>>your friends/coworkers. ;)

    >
    > That is actually a _really_ cool piece of code, in terms of showing off the
    > kind of things which are possible in python if you're willing to be a little
    > sneaky.


    Yeah, it's pretty slick. I think most people who see the link don't
    realize that it's actually *working code* for gotos in Python.

    STeVe
    Steven Bethard, Jul 19, 2005
    #17
  18. rbt enlightened us with:
    > Many of the world's most profitable software companies (MS for
    > example) have thousands of goto statements in their code... oh the
    > horror of it all. Why aren't these enlightened-by-the-gods
    > know-it-alls as profitable as these obviously ignorant companies?


    They write software with huge security holes. Direct3D still isn't as
    stable as OpenGL. It takes ages for them to create security patches.

    The things I mention are *not* caused by their nice and clean way of
    coding.

    As a matter of fact, they use goto to jump from one function to
    another! And to make sure a 'return' doesn't return to the last call,
    but to some other, they combine this awful use of goto with manual
    stack manipulation. And they do all of this in C (or some derivative)
    so if one function changes it's parameters, all the manual stack
    modifications and gotos need to be checked for correctness.

    I'd rather use an exception, or better even - write small functions so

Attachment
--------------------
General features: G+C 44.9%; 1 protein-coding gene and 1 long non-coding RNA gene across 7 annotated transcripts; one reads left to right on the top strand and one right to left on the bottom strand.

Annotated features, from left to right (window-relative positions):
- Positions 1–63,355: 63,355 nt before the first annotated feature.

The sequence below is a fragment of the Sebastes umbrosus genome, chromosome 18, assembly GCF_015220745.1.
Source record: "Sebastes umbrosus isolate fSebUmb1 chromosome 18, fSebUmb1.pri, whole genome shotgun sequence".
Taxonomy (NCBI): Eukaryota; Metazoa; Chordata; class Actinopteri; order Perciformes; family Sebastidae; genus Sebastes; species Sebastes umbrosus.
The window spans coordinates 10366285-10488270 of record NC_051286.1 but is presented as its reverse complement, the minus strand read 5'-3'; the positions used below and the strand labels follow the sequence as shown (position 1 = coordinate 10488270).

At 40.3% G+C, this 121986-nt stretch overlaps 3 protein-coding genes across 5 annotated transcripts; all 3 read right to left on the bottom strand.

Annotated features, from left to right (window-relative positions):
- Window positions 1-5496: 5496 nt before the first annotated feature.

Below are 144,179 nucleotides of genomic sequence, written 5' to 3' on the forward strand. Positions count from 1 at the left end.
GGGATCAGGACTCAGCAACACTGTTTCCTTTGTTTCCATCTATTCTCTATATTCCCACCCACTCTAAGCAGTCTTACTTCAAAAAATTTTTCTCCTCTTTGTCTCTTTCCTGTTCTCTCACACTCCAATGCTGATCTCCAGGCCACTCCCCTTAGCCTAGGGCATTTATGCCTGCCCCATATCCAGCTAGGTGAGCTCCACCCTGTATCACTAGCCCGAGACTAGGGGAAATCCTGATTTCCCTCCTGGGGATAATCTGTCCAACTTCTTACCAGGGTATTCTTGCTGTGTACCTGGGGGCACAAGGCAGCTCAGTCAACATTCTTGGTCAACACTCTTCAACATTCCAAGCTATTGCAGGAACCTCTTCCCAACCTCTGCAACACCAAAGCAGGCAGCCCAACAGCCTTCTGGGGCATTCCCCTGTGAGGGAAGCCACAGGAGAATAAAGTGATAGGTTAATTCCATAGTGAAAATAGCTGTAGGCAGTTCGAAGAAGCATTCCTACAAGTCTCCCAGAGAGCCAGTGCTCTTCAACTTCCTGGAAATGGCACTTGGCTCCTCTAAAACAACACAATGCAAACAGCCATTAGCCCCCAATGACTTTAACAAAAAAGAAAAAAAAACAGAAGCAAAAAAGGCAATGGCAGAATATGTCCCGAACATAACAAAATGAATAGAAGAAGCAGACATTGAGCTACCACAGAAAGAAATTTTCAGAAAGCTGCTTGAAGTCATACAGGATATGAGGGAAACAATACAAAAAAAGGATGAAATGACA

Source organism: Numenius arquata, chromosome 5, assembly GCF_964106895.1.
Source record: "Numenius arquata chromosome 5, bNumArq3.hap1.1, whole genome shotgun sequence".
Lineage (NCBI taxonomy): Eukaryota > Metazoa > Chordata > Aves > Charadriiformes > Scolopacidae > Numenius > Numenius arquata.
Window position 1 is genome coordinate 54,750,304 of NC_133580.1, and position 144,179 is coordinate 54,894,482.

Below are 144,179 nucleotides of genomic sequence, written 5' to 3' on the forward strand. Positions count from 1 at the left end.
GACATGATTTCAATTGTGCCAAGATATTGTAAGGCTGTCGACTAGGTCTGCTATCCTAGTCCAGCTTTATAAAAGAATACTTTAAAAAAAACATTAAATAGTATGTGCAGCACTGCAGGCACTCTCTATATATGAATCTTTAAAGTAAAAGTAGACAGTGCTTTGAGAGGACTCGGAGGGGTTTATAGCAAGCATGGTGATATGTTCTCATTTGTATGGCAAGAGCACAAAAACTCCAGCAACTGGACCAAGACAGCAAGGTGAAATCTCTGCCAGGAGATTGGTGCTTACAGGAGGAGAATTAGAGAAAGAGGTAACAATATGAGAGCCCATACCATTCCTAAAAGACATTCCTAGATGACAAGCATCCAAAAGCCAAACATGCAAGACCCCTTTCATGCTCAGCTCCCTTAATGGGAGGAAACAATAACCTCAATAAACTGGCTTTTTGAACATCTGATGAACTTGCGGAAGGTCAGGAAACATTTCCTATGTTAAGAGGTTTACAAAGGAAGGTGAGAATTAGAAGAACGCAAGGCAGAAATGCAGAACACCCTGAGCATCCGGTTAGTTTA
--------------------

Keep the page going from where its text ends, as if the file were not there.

I can call 'return' instead of doing 'goto EXIT'.

    Sybren
    --
    The problem with the world is stupidity. Not saying there should be a
    capital punishment for stupidity, but why don't we just take the
    safety labels off of everything and let the problem solve itself?
    Frank Zappa
    Sybren Stuvel, Jul 19, 2005
    #18
  19. Hayri ERDENER

    Robert Kern Guest

    rbt wrote:

    > IMO, most of the people who deride goto do so because they heard or read
    > where someone else did.


    Or perhaps, like me, they have had to maintain FORTRAN code written by a
    scientist who apparently hadn't heard of subroutines. "Spaghetti"
    doesn't quite describe it. I've settled on "Lovecraftian": reading the
    code, you can't help but get the impression of writhing tentacles and
    impossible angles.

    --
    Robert Kern


    "In the fields of hell where the grass grows high
    Are the graves of dreams allowed to die."
    -- Richard Harter
    Robert Kern, Jul 19, 2005
    #19
  20. Leif K-Brooks wrote:
    > rbt wrote:
    >
    >>IMO, most of the people who deride goto do so because they heard or read
    >>where someone else did.

    >
    >
    > 1 GOTO 17
    > 2 mean, GOTO 5
    > 3 could GOTO 6
    > 4 with GOTO 7
    > 5 what GOTO 3
    > 6 possibly GOTO 24
    > 7 you! GOTO 21
    > 8 that GOTO 18
    > 9 really, GOTO 23
    > 10 understandable?
    > 11 neat. GOTO 16
    > 12 and GOTO 25
    > 13 are GOTO 9
    > 14 I GOTO 26
    > 15 wrong GOTO 20
    > 16 I GOTO 2
    > 17 Yes, GOTO 14
    > 18 simple GOTO 12
    > 19 agree GOTO 4
    > 20 with GOTO 22
    > 21 Gotos GOTO 13
    > 22 something GOTO 8
    > 23 really GOTO 11
    > 24 be GOTO 15
    > 25 easily GOTO 10
    > 26 totally GOTO 19


    I dislike gotos because it is too easy to inadvertently create infinite
    loops. <10 WINK; 20 GOTO 10>
    Rocco Moretti, Jul 19, 2005
    #20